Winters and Cunningham (and HotBox’s Smith) have been tight since their days at Edgewood Elementary School in Yardley. Friedman and Cunningham shared a guitar teacher, and jammed for the first time at a recital at age sixteen. Everybody randomly reconnected at Temple; Strouse, who was raised in the nearby artistic-minded community of New Hope, and went to New Hope-Solebury school district, connected with the group through a mutual friend, and they began as a straight-up blues band that probably played back home more often than Philly.
“We realized it was very easy to get a good response if you went up there and played a blues song, soloed and turn your amps up, you know, really loud,” Strouse laughs. “And Josh did crazy drum solos. And we just went for that. Then we started, uhh, trying to actually make better music.”
The Hot Love EP in 2011 carried some of that blast-off-the-speakers, party-in-the-pub vibe. It basically sounds like a CD a truck driver might pick up in the $5.99 bin in a rest stop off of I-70 near Topeka, Kansas. If you just straight up listened without context, you might think that they were an up-and-coming country and western band from the Midwest, not a group of young musicians from suburban Philadelphia.
Last year’s Numbers dialed that sound way way down; it’s basically an EP of haunting, introspective folk songs where everybody plays, but they play extremely quietly. When songs like “In Deep With the Queen” are performed live, they’re amped up into dramatic rockers. “We tried to play quiet, we really did,” says Cunningham.
“It just doesn’t work that way,” says Bissiri. “It’s really hard to pull off.”
Bissiri connected with The Lawsuits at a crucial juncture; they entered Waking Studio to record with Moriarty, and he co-engineered, and played a few parts on the album. Working in Waking, Friedman says, was the wake-up the band needed to snap it out of it’s unilateral, genre-oriented approach.
“Those EPs were just done ourselves,” he says. “There was no third party there to bounce ideas off of and say ‘that’s terrible, don’t so that.’” They laugh about it, but having Moriarty as a guide impacted the new recordings tremendously.
Friedman recalls the first day of recording, where he set up on the studio drum rug and Moriarty asked him simply to record a couple hours of drum takes. He encouraged him to try beats differently, blend techniques from earlier rounds with tempos on later rounds, then mixed and matched them in post into a new, layered, textured mass of percussion. Which, Friedman admits, “didn’t sound all that cool. But that doesn’t matter. The whole point of it was, it was like an exercise to show us ‘we’re open here.’ Like, Bill was open to do anything, to try anything…and that was the moment where we realized what the album could be.”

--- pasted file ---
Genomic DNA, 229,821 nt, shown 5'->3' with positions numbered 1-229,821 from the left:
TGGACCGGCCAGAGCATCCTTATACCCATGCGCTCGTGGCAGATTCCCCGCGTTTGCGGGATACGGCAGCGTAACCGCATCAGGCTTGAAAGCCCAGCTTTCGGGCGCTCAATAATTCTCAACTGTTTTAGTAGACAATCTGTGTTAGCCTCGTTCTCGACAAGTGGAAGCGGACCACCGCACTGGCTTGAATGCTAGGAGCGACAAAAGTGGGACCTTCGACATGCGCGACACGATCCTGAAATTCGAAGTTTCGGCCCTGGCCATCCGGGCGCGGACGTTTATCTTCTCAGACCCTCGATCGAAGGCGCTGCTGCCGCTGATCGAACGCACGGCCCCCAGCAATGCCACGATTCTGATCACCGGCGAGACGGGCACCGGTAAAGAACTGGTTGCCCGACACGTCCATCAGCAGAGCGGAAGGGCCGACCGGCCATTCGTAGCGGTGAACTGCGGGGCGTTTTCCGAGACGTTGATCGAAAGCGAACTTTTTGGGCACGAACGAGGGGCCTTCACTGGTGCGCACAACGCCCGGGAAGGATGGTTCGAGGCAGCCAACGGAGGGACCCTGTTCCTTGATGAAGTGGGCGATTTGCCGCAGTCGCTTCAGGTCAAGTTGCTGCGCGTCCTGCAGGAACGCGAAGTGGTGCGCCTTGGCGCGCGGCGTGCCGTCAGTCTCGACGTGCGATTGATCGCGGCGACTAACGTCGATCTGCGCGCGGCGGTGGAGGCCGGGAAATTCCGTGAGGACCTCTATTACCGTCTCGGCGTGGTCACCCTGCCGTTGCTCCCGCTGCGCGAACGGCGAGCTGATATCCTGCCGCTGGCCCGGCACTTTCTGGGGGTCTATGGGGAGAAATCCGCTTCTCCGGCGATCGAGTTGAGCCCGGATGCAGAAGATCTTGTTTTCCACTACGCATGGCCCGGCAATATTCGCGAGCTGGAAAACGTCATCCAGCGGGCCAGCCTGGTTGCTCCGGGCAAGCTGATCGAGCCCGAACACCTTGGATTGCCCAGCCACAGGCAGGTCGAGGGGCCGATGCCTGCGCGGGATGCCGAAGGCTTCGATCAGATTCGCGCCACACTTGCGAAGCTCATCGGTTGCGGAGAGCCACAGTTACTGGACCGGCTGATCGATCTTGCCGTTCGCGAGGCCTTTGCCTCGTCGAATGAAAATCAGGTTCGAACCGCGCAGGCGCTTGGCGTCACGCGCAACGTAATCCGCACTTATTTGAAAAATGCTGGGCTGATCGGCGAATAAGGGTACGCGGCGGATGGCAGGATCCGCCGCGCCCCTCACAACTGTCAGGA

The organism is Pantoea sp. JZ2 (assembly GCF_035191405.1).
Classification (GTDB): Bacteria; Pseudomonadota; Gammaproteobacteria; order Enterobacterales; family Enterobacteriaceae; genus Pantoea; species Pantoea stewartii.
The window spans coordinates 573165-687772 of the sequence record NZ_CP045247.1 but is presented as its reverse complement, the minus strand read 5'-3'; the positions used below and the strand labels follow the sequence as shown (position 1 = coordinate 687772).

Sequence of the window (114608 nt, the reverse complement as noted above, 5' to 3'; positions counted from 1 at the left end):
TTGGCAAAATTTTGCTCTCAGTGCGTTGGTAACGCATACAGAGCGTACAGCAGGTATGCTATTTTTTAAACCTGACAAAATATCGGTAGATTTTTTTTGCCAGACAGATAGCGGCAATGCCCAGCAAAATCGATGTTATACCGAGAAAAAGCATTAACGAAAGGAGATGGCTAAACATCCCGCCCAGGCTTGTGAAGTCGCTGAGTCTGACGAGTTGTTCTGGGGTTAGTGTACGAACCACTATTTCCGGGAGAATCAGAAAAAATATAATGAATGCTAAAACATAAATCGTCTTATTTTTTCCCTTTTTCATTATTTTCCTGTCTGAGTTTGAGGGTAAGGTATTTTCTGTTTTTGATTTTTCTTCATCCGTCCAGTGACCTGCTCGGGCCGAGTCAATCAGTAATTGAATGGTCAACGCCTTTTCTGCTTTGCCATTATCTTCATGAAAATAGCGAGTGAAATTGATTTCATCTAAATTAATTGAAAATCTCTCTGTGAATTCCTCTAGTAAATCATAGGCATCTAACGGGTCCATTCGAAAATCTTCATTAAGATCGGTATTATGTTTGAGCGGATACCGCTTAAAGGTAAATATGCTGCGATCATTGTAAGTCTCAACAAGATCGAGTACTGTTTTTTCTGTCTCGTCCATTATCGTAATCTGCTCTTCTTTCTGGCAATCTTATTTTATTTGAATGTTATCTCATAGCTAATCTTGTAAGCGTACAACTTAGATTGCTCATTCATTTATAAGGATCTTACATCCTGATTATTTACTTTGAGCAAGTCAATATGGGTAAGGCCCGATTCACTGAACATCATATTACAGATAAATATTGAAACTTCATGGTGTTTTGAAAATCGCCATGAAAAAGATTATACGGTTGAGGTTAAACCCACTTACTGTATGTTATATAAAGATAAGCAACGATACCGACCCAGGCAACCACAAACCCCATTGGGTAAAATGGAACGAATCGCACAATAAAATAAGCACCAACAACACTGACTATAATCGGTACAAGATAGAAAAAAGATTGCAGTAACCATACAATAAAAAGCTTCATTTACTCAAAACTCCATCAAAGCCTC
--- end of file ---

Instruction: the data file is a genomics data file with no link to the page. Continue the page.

That is to say: a more accurate picture of the band’s eclectic live shows, and a true picture of their varied musical tastes and influences. And also the work of a songwriter (Strouse) who can bust out a tune at the drop of a hat. The band went into Waking Studio with 30 songs. That’s 30 songs they had worked out as a band; Strouse had plenty more in his notebooks (the word “hundreds” is mentioned at one point). I’m pretty sure he went home from our interview and wrote a song.
I ask how long he’s been writing music. He tells me since age 12.
“I remember, I picked up my father’s guitar randomly one day,” Strouse says. “It didn’t have all the strings and it was out of tune. But I just started doing stuff. And from there, I would just start writing songs. So I was writing music before I actually learned how to play the guitar.”
His father, Walter Strouse, is a songwriter as well, and spent much of the 80s and 90s working in the children’s music circuit. Brian had his first appearance on the radio as a young boy, singing backup for his old man. And though he tells me that his dad ultimately decided the market was too tough of a nut to crack, his songwriting lives on – in “The Workings of You,” the track that the band was trying to make just right in the rehearsal space when I walked in on them.
“That was a song he wrote in the 80s, but the original version of his was, you know, very much different,” Strouse tells me. He adapted his father’s lyrics and melody somewhat to fit his own vocal range and worldview. But the ideas is there. “The concept of these ‘workings of you.’ That all these things that are good in my life or all these things that are bad in my life are result of ‘the workings of you.’”
“You” being someone’s parent, a loved one, a friend. A group of friends. A group of musician-friends and their extended family, bound together by instruments and melodies, warm strings of porch lighting strung up on the basement walls, and by pure catchy pop songs.
Cool Cool Cool is the featured album in this week’s edition of Unlocked. Download the song “Dreaming #26” in Monday’s post, read Tuesday’s album review, check out the road trip vibes of the “Love is Weight” video in Wednesday’s post, and look for more tomorrow.